If you are a brand new parent, it is both an exciting time and a frightening time. There’s nothing quite like the realization that there is a little person in the world who is completely dependent on your care, and that when it comes to her health the buck stops with you. Once her first tooth erupts at around six months, proper dental hygiene is suddenly added to your to-do list. Here’s a quick overview of and what to do regarding your baby’s healthy teeth.
Should I brush her teeth?
Generally, a brush is not needed until your baby starts cutting her upper teeth as well. A simple swipe over her teeth with a clean cotton cloth after every meal should be enough. It’s hard to believe, but children as young as a year old can already get cavities! So the best thing you can do to prevent such problems is to not let her suck on bottles of formula or juice other than at meal time.
Even baby formulas contain sugar, and too many new parents allow their babies to take bottles to bed to facilitate falling to sleep. Her teeth are then bathed in sugar all night long, and her oral health may be greatly compromised. Bottom line: Don’t brush; just swipe. And only allow bottles of juice, milk or formula at meal time.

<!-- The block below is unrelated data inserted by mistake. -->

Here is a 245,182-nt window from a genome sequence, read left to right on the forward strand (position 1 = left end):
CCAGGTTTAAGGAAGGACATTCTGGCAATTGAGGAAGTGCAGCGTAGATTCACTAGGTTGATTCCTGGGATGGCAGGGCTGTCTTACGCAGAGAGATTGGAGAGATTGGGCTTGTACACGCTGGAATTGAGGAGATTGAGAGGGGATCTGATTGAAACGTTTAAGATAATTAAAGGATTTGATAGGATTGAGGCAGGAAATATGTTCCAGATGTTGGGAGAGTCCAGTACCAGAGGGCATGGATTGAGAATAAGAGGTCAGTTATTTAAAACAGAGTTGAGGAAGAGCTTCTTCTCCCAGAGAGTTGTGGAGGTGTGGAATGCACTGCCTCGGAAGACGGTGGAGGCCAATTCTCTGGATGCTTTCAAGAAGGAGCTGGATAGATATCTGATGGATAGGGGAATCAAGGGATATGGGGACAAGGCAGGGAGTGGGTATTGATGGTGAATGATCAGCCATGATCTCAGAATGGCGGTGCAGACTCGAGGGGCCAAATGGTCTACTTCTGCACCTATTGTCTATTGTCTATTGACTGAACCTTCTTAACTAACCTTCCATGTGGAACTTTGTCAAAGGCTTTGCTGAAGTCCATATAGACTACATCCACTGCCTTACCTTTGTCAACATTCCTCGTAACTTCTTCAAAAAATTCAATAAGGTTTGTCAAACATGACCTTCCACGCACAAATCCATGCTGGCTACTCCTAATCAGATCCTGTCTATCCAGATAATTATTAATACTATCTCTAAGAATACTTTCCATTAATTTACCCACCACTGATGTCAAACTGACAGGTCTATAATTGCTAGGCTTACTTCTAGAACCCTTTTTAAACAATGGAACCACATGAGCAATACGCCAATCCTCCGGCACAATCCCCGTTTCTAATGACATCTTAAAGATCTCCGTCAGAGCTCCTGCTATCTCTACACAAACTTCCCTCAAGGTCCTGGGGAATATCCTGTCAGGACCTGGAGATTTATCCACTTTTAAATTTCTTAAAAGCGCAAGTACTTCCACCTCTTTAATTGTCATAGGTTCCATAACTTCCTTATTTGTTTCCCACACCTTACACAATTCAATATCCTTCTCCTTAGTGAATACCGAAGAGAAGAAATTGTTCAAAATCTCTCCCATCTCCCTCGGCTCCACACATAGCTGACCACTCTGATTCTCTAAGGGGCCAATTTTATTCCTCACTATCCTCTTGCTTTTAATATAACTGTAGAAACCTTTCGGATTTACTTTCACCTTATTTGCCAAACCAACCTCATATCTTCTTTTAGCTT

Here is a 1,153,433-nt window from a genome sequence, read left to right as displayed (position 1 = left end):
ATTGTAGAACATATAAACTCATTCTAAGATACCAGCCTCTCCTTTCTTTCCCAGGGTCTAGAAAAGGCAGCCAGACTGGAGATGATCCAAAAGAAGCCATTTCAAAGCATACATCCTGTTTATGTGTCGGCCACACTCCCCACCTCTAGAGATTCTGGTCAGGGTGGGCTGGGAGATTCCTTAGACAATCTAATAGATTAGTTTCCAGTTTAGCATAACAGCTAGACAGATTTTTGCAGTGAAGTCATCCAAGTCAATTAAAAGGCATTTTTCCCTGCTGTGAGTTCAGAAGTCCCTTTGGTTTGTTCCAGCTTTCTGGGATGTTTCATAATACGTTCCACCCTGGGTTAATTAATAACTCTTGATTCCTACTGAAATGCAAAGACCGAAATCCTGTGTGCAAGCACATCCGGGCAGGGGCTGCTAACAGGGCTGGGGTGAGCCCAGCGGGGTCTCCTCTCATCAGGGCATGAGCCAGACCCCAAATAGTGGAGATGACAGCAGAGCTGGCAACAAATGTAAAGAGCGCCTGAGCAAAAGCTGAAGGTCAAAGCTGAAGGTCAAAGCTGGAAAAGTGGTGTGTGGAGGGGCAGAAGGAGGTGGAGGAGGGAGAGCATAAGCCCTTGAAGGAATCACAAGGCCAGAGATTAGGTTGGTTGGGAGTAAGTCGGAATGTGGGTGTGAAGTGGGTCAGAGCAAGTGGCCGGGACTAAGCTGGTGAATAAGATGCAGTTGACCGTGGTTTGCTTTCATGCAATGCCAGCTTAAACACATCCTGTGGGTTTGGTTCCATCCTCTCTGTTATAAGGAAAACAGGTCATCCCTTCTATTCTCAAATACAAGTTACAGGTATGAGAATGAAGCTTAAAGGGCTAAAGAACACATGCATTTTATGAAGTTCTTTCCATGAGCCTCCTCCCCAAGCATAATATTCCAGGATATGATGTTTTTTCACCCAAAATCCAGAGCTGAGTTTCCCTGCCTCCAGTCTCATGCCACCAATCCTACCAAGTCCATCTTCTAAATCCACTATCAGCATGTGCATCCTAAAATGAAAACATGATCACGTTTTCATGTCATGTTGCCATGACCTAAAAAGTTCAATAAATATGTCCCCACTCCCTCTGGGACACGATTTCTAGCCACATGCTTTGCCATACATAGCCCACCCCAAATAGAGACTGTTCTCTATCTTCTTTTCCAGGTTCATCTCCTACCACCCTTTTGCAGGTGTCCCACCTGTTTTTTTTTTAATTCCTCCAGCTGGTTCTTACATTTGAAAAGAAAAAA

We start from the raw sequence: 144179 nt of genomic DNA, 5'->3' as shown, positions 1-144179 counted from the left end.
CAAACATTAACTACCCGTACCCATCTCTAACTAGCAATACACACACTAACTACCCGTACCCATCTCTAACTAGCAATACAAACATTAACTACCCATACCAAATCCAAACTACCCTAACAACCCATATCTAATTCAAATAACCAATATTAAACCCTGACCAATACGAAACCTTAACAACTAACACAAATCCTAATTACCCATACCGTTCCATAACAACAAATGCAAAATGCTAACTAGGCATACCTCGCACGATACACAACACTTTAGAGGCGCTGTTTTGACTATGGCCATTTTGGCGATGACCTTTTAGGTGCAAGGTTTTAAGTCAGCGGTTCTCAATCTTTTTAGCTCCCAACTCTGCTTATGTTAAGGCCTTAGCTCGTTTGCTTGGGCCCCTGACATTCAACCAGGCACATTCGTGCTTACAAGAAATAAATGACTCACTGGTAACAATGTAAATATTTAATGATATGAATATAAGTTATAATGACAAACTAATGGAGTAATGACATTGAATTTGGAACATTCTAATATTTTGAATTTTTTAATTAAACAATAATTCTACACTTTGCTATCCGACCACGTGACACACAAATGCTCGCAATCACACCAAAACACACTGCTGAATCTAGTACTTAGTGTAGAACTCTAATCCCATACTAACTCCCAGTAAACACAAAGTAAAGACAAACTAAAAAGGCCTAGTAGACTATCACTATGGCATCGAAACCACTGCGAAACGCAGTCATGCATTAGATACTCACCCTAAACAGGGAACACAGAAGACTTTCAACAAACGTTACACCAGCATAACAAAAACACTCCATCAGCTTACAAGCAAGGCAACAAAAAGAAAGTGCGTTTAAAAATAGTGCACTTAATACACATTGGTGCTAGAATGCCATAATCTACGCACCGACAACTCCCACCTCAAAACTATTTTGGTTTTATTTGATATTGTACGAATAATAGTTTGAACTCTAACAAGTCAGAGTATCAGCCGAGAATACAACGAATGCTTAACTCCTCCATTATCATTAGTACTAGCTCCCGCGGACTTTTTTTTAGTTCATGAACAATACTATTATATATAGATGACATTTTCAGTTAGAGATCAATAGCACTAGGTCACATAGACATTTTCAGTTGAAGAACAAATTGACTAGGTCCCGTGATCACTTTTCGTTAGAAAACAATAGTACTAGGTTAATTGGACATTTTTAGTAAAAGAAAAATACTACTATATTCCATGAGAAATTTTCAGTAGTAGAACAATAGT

When should she go to the dentist?
The answer to this question depends on who you talk to. Pediatricians generally advise by age three, but pediatric dentists suggest no later than by age one. So really, it’s up to you to make a judgment call in this regard. Certainly, if your baby is a special needs child or has worrisome habits such as thumb sucking: then by all means visit the dentist no later than her first birthday.
To encourage a lifelong trust of dental professionals, a pediatric dentist is preferred over a family dentist. A pediatric dentist’s practice and office setting is totally geared toward the treatment of children and making kids feel comfortable, and the staff is thoroughly trained in making your baby’s experience a fun and positive one.